The Human Rights Blame Game

Half a century after the notion was first proposed, the International Criminal Court last week became a reality. It is the first permanent tribunal empowered to try individuals responsible for the most heinous crimes a state can commit: genocide, war crimes, torture, mass murder and rape. It evolved from Nuremberg and continued with the ad hoc tribunals for Rwanda and the former Yugoslavia--before which Slobodan Milosevic now finds himself a defendant.

Among the last of the 60 required ratifications were, symbolically, those of Bosnia and Cambodia. Yet one nation was conspicuously absent: the United States. Not only has America refused to ratify the treaty establishing the court; it has gone into virulent opposition. Congress has denied funding for any cooperation with the ICC. Last year 78 senators voted to permit the use of "any and all means"--including force--to free U.S. personnel brought before it. (International NGOs immediately dubbed it the "Hague Invasion Act.") This despite protections the United States had written into the treaty that virtually guarantee that no American soldier will ever be called before the court. Now it appears that the Bush administration will "withdraw" the signature President Clinton affixed to the treaty in the waning hours of his administration--an unprecedented step that David Sheffer, the former chief U.S. negotiator, calls "bizarre and dangerous."

Now begins the finger-pointing. Angry Europeans, in particular, view America's opposition to the ICC as only the latest instance of flagrant unilateralism. The United States and Somalia are the only U.N. members not to sign the convention protecting children's rights. The U.S. death penalty offends most educated Europeans. Its ambivalence about applying the Geneva Conventions to Guantanamo has deepened Europe's reservations about the U.S. war on terrorism. British Foreign Secretary Jack Straw recently warned Colin Powell that attacking the ICC would provoke a "head-on clash." Barring an American invasion of Iraq, human rights has emerged as the single most severe irritant in U.S.-European relations.

It is a curious discord. For when it comes to human rights, few real differences divide the United States and Europe. America's support for global human rights is every bit as vigorous as Europe's. It just takes a different form. Since 1985 the United States has used trade sanctions to promote human rights twice as often as EU governments. It has led military interventions, most recently in Kosovo. Pierre-Richard Prosper, the Bush administration's war-crimes envoy, boasts of a room in the State Department devoted to collecting evidence for a future trial of Saddam Hussein. The United States played a constructive role in creating not just the ICC itself but numerous other ad hoc tribunals--though the Bush administration is now reversing policy.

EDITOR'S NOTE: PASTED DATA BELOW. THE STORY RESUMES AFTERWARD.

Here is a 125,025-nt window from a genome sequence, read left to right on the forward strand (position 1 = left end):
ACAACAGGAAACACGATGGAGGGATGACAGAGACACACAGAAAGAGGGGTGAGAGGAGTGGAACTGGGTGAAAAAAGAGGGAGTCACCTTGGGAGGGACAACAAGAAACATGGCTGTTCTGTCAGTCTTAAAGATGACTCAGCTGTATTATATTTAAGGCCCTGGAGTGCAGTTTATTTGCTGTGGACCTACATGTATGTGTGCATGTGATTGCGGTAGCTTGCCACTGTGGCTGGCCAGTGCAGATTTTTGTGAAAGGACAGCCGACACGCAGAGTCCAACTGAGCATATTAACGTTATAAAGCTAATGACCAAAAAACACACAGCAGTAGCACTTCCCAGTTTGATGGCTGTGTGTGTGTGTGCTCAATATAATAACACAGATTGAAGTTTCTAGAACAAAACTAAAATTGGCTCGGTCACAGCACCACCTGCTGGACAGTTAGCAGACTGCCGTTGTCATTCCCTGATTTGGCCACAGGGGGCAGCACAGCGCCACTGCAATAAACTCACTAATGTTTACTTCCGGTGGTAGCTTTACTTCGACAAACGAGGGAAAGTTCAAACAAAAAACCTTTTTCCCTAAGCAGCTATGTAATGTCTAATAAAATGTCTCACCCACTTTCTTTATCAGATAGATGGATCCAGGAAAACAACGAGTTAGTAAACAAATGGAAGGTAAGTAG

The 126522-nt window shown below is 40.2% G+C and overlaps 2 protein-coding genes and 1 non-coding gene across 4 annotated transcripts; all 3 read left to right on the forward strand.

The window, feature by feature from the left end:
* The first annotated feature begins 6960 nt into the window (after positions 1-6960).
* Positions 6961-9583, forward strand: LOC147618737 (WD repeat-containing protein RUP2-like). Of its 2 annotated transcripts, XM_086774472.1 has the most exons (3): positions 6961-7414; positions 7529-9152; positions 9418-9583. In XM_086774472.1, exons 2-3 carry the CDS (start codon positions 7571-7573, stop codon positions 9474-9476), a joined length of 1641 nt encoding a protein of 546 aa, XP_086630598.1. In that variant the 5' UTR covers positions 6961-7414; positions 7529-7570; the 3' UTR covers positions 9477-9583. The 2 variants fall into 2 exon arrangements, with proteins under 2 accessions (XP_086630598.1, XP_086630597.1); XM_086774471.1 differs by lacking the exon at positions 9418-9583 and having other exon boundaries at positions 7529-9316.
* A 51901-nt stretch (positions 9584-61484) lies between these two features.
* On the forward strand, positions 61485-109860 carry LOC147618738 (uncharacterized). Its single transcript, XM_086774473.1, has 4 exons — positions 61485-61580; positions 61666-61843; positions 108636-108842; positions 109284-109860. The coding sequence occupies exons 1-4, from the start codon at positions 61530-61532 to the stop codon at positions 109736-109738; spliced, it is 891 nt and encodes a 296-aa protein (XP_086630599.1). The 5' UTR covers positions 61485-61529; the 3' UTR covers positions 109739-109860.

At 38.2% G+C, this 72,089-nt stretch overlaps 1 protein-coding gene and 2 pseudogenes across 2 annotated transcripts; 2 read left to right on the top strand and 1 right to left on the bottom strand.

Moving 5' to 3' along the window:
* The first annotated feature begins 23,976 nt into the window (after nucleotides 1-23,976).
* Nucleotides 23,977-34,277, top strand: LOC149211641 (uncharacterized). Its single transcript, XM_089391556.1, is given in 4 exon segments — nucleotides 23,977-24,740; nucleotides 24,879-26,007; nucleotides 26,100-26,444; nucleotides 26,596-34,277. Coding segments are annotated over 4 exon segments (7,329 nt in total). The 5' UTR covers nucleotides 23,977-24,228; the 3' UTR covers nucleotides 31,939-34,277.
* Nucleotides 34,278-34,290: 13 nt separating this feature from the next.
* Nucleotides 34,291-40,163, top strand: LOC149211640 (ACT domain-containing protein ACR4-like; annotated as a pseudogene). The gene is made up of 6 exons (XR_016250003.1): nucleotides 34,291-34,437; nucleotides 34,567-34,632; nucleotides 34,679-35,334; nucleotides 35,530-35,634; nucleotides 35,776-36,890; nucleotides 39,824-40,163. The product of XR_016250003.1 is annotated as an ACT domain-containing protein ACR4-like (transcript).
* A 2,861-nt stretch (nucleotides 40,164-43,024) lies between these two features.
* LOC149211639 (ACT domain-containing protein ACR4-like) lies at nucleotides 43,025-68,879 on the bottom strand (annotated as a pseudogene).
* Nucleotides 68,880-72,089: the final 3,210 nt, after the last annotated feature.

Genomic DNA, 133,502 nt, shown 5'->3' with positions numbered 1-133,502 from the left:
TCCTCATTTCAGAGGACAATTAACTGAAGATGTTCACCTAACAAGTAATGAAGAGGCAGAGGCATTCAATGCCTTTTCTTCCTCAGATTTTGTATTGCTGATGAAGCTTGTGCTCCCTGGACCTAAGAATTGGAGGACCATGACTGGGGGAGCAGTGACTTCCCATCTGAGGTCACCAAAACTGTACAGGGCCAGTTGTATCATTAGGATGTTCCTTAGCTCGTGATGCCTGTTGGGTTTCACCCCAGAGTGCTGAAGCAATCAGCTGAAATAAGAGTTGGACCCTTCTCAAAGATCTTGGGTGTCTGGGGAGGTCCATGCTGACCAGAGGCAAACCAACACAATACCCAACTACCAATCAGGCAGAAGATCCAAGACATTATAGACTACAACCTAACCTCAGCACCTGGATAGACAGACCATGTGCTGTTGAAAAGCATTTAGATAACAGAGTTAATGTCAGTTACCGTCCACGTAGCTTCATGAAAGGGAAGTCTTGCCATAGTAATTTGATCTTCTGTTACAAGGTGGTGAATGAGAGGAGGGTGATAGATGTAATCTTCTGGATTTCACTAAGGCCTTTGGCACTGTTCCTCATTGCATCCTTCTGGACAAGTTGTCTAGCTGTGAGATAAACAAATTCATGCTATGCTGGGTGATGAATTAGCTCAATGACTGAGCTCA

So what's going on? The truth is that the transatlantic gulf over human rights isn't really about the substance of policy, let alone vital national interests. Instead it's about symbolism and subtext, testifying to a widening divergence between U.S. and European identities.

Part of the schism is ideological. America has always tended toward libertarianism--human rights as a matter of individual liberty. By contrast, Europeans are more egalitarian--human rights as social equality. The current political moment (conservative Republicans governing the United States, social democrats governing many European countries) magnifies these tensions. So does the fact that for most Europeans, particularly on the left, the promotion of human rights has become the unquestioned ideological foundation of foreign policy.

At the same time, experience has shown Europeans the benefits of international tribunals, in a way that it has not for Americans. The European Court of Human Rights in Strasbourg receives thousands of cases a year. When it instructs the British government to integrate gay people into the military, or the Italian government to provide more speedy trials, they comply without question. Europeans also believe in "civilian power": they seek to prevent the emergence of rogue regimes in their sphere of influence through multilateral trade, assistance, integration and human-rights agreements. Unilateral military power is secondary, even suspect.

The United States has had little experience with multilateral tribunals. It provides scant civilian foreign assistance and invests heavily in the global projection of military force. The current U.S. administration is particularly committed to a realist brand of unilateralism as an answer to the problem of rogue regimes. In sum, formal human-rights institutions lie closer to the core of Europe's international identity; unilateral military action against perceived enemies lies closer to America's.

America's hard-line attack on the ICC--and the equally tough European response--only deepens the gulf. The ICC, while a limited tool, is one of the few we have to check the actions of future Slobos and Saddams, or at least to corroborate and condemn their crimes. With the great majority of global democracies now irrevocably committed to it, the ICC will become an effective institution whether the United States joins or not. And to thwart or capture violators, Europeans must sometimes rely on America's military. The failure of either side to acknowledge shared interests demonstrates the alarming speed with which their values are headed in opposite directions.